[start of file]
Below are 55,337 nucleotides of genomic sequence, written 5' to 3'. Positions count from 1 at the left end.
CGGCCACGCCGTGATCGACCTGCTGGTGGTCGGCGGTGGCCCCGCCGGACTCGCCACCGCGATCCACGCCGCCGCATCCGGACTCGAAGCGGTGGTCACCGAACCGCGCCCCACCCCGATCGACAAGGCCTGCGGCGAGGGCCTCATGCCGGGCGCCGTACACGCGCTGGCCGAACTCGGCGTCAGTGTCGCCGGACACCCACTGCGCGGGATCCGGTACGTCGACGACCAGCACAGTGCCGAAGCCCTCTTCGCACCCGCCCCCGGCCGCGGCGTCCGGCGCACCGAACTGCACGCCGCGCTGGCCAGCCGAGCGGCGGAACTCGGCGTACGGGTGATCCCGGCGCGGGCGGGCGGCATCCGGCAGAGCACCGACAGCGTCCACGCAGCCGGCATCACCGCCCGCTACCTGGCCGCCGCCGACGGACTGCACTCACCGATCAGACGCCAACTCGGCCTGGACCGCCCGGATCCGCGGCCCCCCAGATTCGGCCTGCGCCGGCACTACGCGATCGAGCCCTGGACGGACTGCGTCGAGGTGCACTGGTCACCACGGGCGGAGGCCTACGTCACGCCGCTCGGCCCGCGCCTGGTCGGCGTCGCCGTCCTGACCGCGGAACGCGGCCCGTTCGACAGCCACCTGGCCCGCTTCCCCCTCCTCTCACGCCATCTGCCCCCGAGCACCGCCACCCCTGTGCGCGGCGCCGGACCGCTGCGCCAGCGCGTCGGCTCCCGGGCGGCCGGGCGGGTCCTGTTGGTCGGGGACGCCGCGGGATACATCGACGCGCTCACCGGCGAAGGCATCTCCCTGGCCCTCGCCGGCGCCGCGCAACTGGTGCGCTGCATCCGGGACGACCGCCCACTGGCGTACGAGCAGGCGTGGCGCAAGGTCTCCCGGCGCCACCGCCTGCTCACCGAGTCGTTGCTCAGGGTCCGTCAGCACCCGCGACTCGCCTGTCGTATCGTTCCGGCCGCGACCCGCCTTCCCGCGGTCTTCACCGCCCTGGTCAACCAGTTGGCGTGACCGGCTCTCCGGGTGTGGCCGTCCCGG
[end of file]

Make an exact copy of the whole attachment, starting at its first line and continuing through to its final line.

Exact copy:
Below are 55,337 nucleotides of genomic sequence, written 5' to 3'. Positions count from 1 at the left end.
CGGCCACGCCGTGATCGACCTGCTGGTGGTCGGCGGTGGCCCCGCCGGACTCGCCACCGCGATCCACGCCGCCGCATCCGGACTCGAAGCGGTGGTCACCGAACCGCGCCCCACCCCGATCGACAAGGCCTGCGGCGAGGGCCTCATGCCGGGCGCCGTACACGCGCTGGCCGAACTCGGCGTCAGTGTCGCCGGACACCCACTGCGCGGGATCCGGTACGTCGACGACCAGCACAGTGCCGAAGCCCTCTTCGCACCCGCCCCCGGCCGCGGCGTCCGGCGCACCGAACTGCACGCCGCGCTGGCCAGCCGAGCGGCGGAACTCGGCGTACGGGTGATCCCGGCGCGGGCGGGCGGCATCCGGCAGAGCACCGACAGCGTCCACGCAGCCGGCATCACCGCCCGCTACCTGGCCGCCGCCGACGGACTGCACTCACCGATCAGACGCCAACTCGGCCTGGACCGCCCGGATCCGCGGCCCCCCAGATTCGGCCTGCGCCGGCACTACGCGATCGAGCCCTGGACGGACTGCGTCGAGGTGCACTGGTCACCACGGGCGGAGGCCTACGTCACGCCGCTCGGCCCGCGCCTGGTCGGCGTCGCCGTCCTGACCGCGGAACGCGGCCCGTTCGACAGCCACCTGGCCCGCTTCCCCCTCCTCTCACGCCATCTGCCCCCGAGCACCGCCACCCCTGTGCGCGGCGCCGGACCGCTGCGCCAGCGCGTCGGCTCCCGGGCGGCCGGGCGGGTCCTGTTGGTCGGGGACGCCGCGGGATACATCGACGCGCTCACCGGCGAAGGCATCTCCCTGGCCCTCGCCGGCGCCGCGCAACTGGTGCGCTGCATCCGGGACGACCGCCCACTGGCGTACGAGCAGGCGTGGCGCAAGGTCTCCCGGCGCCACCGCCTGCTCACCGAGTCGTTGCTCAGGGTCCGTCAGCACCCGCGACTCGCCTGTCGTATCGTTCCGGCCGCGACCCGCCTTCCCGCGGTCTTCACCGCCCTGGTCAACCAGTTGGCGTGACCGGCTCTCCGGGTGTGGCCGTCCCGG